Protect your hearing with Gardner Audiology in the Tampa Bay Area

The Tampa Bay area can be a very noisy place for recreational activities. We have loud cheering crowds at major league baseball games, professional football games, very successful hockey team events, the Gasparilla parade and celebration, and the St. Petersburg Grand Prix race. Attending a live concert or listening to music on an .mp3 player can be an enjoyable experiences. A day at the gun range and hunting are also popular recreational activities in this that involve high levels of noise. The list goes on and recently Gardner Audiology has been solicited to make amplified ear protection for national bands that are touring Tampa Bay.

Wanting to hear an event and the spectator excitement that comes with it is understandable. It can be an enjoyable experience. For many, the level of sound makes the event more thrilling; but not without risk. Recreational noise can be hazardous to your hearing. Prolonged exposure to high levels of sound can cause permanent hearing loss and even single, brief, very high impact sounds can result in trauma leading to permanent hearing loss, particularly for the soft consonant sounds of speech. These are regarded as the high pitched sounds of speech. Unfortunately these soft sounds can contribute up to 90% of what is needed for understanding speech. Hearing loss in the high pitches (frequencies) results in increased difficulty with daily communication activities. Hearing and understanding conversations, especially in noise or with women and children becomes difficult, frustrating and fatiguing. A high frequency hearing loss can impact a person’s ability to interact with others over a wide range of daily activities in social, recreational and employment situations. While high frequency hearing loss can be treated; typically with hearing aids, it’s best to protect your ears from loud noise rather than treat the effects of it.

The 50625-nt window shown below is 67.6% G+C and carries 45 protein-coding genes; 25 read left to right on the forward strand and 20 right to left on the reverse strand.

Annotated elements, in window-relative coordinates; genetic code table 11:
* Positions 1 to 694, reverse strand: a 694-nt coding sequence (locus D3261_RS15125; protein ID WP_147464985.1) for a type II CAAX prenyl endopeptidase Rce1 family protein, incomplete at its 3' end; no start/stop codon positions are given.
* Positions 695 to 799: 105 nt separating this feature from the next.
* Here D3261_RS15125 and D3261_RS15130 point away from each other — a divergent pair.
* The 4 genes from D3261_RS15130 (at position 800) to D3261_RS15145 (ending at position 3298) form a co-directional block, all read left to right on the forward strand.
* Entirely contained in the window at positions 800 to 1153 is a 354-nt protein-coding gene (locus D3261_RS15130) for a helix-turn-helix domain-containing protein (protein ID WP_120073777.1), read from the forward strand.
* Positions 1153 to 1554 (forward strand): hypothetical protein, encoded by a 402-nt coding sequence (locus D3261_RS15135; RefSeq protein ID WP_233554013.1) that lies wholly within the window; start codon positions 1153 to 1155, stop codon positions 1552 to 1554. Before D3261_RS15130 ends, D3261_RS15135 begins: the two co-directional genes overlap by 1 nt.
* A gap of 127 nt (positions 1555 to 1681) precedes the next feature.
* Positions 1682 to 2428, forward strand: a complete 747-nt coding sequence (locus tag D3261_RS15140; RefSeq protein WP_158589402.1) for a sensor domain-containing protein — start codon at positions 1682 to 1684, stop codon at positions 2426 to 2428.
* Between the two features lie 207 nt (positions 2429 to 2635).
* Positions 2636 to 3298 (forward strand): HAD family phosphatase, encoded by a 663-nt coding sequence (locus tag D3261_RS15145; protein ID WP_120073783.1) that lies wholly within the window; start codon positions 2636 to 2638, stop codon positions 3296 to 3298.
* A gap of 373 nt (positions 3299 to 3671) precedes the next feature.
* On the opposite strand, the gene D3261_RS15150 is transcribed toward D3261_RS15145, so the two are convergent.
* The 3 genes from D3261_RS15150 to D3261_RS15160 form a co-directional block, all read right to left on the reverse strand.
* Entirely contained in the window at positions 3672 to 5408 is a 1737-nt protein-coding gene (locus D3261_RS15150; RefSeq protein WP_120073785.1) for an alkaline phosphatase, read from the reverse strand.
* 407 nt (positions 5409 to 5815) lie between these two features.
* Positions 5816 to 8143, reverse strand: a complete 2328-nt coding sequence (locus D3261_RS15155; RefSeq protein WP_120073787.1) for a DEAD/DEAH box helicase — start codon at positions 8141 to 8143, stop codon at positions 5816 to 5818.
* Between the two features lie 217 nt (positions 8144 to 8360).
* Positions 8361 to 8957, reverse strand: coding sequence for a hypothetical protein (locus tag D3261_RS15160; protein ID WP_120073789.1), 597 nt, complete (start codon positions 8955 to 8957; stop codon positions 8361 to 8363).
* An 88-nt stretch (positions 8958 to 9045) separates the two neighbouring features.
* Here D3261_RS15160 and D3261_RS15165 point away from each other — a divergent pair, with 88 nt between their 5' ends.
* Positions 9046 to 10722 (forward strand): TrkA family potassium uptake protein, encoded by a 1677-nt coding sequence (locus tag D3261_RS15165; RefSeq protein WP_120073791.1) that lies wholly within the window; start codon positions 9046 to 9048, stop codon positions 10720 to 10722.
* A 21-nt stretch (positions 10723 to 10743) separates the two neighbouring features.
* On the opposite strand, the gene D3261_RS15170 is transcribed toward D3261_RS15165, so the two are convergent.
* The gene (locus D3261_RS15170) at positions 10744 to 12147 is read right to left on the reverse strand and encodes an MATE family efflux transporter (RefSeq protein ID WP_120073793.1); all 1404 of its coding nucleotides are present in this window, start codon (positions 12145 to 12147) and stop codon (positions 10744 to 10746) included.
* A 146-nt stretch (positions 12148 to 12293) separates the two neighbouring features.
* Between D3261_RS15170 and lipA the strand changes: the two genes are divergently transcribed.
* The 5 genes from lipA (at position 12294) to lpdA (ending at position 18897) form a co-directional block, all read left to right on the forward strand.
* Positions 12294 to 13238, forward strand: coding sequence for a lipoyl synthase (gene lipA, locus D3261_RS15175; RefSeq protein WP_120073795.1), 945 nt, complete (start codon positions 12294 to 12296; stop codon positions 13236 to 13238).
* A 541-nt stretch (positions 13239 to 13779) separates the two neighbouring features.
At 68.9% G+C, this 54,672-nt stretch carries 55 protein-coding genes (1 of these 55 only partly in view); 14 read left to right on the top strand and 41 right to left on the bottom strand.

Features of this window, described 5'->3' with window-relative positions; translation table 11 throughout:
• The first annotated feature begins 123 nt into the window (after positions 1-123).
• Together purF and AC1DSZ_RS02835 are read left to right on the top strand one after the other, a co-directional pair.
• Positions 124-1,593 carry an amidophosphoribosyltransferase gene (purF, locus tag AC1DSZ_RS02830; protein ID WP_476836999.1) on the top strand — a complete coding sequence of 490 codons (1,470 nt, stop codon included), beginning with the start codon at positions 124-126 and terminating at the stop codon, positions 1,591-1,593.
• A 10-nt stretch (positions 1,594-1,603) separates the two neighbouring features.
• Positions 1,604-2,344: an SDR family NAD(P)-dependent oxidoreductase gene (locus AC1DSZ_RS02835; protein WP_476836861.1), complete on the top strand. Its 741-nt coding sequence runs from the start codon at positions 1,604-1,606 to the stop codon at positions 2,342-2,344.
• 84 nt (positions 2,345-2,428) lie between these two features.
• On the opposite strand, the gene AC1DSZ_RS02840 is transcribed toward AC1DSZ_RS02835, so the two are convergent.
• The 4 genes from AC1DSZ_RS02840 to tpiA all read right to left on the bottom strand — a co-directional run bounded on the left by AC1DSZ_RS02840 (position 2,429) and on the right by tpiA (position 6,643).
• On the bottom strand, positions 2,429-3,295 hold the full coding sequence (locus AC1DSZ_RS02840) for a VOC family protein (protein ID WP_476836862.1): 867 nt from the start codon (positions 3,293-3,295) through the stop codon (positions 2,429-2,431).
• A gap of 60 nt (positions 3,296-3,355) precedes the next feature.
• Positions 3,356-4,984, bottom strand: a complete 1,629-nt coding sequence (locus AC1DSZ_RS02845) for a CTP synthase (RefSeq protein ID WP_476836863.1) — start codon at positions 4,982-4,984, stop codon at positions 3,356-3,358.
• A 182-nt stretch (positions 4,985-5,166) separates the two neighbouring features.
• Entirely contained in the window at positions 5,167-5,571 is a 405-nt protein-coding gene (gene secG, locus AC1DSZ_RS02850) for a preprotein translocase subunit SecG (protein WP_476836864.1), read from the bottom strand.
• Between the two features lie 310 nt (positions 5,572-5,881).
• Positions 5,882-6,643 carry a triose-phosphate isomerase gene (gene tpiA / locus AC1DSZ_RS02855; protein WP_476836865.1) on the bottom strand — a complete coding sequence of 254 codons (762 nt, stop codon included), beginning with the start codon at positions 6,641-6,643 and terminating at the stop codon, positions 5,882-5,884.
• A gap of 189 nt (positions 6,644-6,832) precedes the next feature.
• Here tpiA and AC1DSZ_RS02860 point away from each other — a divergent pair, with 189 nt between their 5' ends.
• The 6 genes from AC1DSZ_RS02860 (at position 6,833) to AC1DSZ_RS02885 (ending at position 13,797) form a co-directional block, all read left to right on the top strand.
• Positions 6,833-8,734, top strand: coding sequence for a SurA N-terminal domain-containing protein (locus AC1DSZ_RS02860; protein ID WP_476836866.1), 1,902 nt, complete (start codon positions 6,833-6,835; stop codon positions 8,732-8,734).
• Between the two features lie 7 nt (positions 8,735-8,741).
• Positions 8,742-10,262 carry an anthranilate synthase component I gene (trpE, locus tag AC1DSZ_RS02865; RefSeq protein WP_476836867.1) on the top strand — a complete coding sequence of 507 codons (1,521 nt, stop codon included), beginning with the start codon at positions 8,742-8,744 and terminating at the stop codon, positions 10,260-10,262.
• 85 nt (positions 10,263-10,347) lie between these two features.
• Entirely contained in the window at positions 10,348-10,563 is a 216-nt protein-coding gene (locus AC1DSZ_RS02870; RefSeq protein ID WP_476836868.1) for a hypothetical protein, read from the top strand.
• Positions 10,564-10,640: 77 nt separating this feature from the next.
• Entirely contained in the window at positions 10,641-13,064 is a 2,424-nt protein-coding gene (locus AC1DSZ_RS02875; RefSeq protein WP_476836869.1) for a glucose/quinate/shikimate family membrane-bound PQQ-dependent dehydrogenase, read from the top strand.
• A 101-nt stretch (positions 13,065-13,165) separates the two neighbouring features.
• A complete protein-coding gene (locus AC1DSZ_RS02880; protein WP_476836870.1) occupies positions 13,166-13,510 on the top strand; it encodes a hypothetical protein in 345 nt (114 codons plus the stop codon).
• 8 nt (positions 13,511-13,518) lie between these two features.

Another potential result of noise exposure is tinnitus, usually referred to as ringing in the ears. For some, this can be debilitating. It can affect concentration, interfere with sleep, and lead to depression. While there are treatments available, there is no cure.

For many, the thought of wearing hearing protection during recreational activities is unacceptable; the muffling of sound and the degradation of sound quality and fidelity with the use of ear plugs ruins the experience, for music events in particular. Aaaahhhh, there is a solution worth investigating; filtered earplugs. These specially designed earplugs reduce sound levels while providing some good preservation of fidelity. Many musicians wear them to protect their hearing during performances. There are various levels of attenuation (degree of sound level reduction) available. In custom made plugs and in some “off the shelf” products, the filters can be changed as the need arises. The custom products generally give a superior fit in that an ear impression is used to make a plug specifically for an individual’s ear instead of a one size fits all.

The take away is that everyone should wear hearing protection when exposed to potentially harmful levels of noise and when hearing protection isn’t feasible, limiting the amount of time to exposure is important. In the best interests of children, parents must insist on the use of hearing protection in hazardous events. A properly fit set of ear plugs can go a long way to minimize noise exposure and reduce the chances for hearing loss.

Contact Gardner Audiology at this website or call 1-800-277-1182 if you want to talk to an audiologist about protecting your hearing.

How can we help?

Submit this form for online questions.

"*" indicates required fields

This field is for validation purposes and should be left unchanged.


Recent Posts

Tips For Good Hearing Health

Did you know there are things you can do to help preserve your ability to hear? There are many things that cause hearing loss, and

Are Buying a Hearing Aid or Amplifier?

The average person waits 7–10 years after first experiencing symptoms before seeking professional help for hearing loss. Research shows those with untreated hearing loss have